Indian Time - A Voice from the Eastern Door

Seven Dancers Coalition Speaker and Author Speak in Plattsburgh for a Month-Long Event

 

Intern Arwa Abuwala, Jonel Beauvais, Julia Devine, and Eahwahewì after the event. 

All through the month of April, SUNY Plattsburgh in collaboration with a few organizations from Akwesasne are hosting an event revolving around Native American individuals in the Plattsburgh area. The main event revolving around a novel by Louise Erdrich called The Round House, which will be given out for free at the Akwesasne Cultural Center and Library, SUNY Plattsburgh library and Plattsburgh Campus Bookstore. One of many events included Seven Dancers Coalition outreach worker Jonel Beauvais, and author of "Recover. Rebuild. Reclaim Self", Eahwahewì were invited to hold a discussion in the Champlain Valley Commons Hall.

Working with SUNY Plattsburgh, Jonel Beauvais with Eahwahewì came as a duo to speak to students and staff about their experiences as Native women and their individual struggles and opinions that came to them. Beauvais was the first to stand and speak, explaining Mohawk culture and how embracing it helped her become the person she is today, especially with past experiences with alcohol and drug abuse, and physical and sexual abuse. She then asked the group what they believed a community was made up of, which many people answered with "Love, trust, sisterhood, compassion," and many other examples. With this she explained that all the examples they had given were what makes up a Mohawk community, but during a demonstration where she asked four people to sit around the "fire," and four women standing behind them and so on.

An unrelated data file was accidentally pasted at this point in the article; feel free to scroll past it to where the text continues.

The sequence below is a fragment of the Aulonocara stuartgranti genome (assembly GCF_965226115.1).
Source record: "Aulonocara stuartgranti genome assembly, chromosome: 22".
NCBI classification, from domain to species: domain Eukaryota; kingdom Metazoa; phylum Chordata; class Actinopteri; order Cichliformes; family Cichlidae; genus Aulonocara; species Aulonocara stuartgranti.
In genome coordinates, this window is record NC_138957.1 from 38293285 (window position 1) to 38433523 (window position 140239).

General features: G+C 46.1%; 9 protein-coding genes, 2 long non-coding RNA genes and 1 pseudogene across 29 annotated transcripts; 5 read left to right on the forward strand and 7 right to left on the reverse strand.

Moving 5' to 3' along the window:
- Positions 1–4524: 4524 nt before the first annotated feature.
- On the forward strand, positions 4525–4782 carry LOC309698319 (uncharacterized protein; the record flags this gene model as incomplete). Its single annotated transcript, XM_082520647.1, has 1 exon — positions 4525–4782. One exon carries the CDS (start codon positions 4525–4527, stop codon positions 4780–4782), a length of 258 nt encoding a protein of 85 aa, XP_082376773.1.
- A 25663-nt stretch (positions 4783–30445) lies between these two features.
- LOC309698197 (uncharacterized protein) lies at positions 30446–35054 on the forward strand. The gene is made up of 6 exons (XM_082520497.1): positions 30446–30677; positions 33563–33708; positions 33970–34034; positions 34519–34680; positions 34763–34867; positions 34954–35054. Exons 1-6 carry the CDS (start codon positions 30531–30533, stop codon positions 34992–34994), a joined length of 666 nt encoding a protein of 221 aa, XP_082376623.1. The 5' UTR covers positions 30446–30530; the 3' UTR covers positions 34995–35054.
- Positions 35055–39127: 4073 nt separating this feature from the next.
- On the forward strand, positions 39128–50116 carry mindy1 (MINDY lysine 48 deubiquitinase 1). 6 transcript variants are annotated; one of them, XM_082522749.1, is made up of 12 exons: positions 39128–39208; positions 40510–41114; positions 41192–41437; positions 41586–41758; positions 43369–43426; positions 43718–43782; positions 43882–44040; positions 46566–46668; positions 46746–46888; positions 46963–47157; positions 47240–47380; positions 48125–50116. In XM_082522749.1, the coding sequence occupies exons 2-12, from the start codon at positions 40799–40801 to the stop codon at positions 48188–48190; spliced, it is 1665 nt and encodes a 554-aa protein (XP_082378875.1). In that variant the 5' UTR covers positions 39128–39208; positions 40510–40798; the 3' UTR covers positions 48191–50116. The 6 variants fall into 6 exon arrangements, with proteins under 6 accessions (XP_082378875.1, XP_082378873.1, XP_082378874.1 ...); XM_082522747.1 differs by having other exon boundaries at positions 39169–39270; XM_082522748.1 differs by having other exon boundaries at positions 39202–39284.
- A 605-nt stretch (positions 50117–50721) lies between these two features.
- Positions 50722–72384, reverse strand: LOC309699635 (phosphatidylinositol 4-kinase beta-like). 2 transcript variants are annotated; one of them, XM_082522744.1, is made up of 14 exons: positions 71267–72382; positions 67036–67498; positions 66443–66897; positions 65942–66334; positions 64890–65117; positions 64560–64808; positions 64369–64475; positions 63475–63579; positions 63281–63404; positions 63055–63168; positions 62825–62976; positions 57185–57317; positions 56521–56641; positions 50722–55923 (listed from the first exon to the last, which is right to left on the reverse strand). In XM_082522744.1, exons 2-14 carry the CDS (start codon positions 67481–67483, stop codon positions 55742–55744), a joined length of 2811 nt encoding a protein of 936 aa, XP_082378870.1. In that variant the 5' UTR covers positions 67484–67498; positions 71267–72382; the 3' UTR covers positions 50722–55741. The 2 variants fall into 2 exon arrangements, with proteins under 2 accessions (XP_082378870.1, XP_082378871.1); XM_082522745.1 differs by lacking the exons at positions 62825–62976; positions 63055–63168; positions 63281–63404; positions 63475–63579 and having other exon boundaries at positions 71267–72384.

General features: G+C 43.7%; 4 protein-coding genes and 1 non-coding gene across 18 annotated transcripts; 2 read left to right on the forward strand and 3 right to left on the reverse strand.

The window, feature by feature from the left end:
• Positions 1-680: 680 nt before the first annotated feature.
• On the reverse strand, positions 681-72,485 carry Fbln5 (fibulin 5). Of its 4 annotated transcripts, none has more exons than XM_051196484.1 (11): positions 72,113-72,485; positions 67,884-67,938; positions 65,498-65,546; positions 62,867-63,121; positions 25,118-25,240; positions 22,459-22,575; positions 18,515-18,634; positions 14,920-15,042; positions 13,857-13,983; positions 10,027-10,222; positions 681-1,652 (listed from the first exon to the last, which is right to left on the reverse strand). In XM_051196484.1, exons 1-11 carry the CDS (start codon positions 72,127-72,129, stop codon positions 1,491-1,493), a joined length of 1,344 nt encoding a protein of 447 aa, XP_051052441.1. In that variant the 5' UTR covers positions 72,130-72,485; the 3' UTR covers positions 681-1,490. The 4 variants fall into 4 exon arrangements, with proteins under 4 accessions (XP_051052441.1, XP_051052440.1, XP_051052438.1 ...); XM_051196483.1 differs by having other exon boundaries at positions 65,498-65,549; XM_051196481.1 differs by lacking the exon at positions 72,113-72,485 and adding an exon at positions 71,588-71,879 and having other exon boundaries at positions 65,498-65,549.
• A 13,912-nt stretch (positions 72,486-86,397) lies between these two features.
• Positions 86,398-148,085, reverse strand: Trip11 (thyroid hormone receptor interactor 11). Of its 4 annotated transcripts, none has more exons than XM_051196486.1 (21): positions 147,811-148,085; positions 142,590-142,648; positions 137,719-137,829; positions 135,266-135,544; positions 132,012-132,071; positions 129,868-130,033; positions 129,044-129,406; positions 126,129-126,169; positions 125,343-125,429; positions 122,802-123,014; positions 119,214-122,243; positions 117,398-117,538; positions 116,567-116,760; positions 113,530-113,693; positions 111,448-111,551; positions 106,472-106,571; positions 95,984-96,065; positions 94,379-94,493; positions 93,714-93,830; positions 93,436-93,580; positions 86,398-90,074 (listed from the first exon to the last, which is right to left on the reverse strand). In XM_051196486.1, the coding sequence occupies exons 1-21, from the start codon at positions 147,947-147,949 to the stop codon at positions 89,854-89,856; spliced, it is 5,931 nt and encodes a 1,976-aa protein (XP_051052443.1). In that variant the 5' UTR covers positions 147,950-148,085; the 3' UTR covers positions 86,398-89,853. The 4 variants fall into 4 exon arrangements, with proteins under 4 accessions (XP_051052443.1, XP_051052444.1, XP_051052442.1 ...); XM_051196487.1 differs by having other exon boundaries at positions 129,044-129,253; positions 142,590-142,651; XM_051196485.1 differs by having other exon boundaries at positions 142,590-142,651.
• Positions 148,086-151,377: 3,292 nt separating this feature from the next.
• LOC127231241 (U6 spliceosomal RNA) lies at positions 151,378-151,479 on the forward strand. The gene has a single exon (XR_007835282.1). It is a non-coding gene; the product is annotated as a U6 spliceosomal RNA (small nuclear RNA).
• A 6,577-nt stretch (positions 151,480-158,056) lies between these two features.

With this demonstration, where she asked those who sat around the fire to leave as they represented children taken from their families and the group were asked how that made them feel. The room was hushed when she revealed what this was meant to demonstrate: the legacy of Residential Schools and how they have impacted families for the last few generations, even now this legacy hurts us. This is common topic among many Aboriginal communities but for an outsider who may not be familiar with it, the room became silent. In this first hand experience with having something they built together to be torn apart. Many of participants expressed feelings of "helplessness, emasculated, broken, and empty." to see that first time expressions of overwhelming sadness that was being demonstrated only enhanced what was a real life experiences of many families had felt, something intangible and can only be demonstrated in that moment. 

After this demonstration, Beauvais gave the floor to Eahwahewì where she spoke about her experiences with traditional medicine and how it helped her recover from her own trauma. They ended the night by thanking everyone for participating and hoping to come back to Plattsburgh soon.

 

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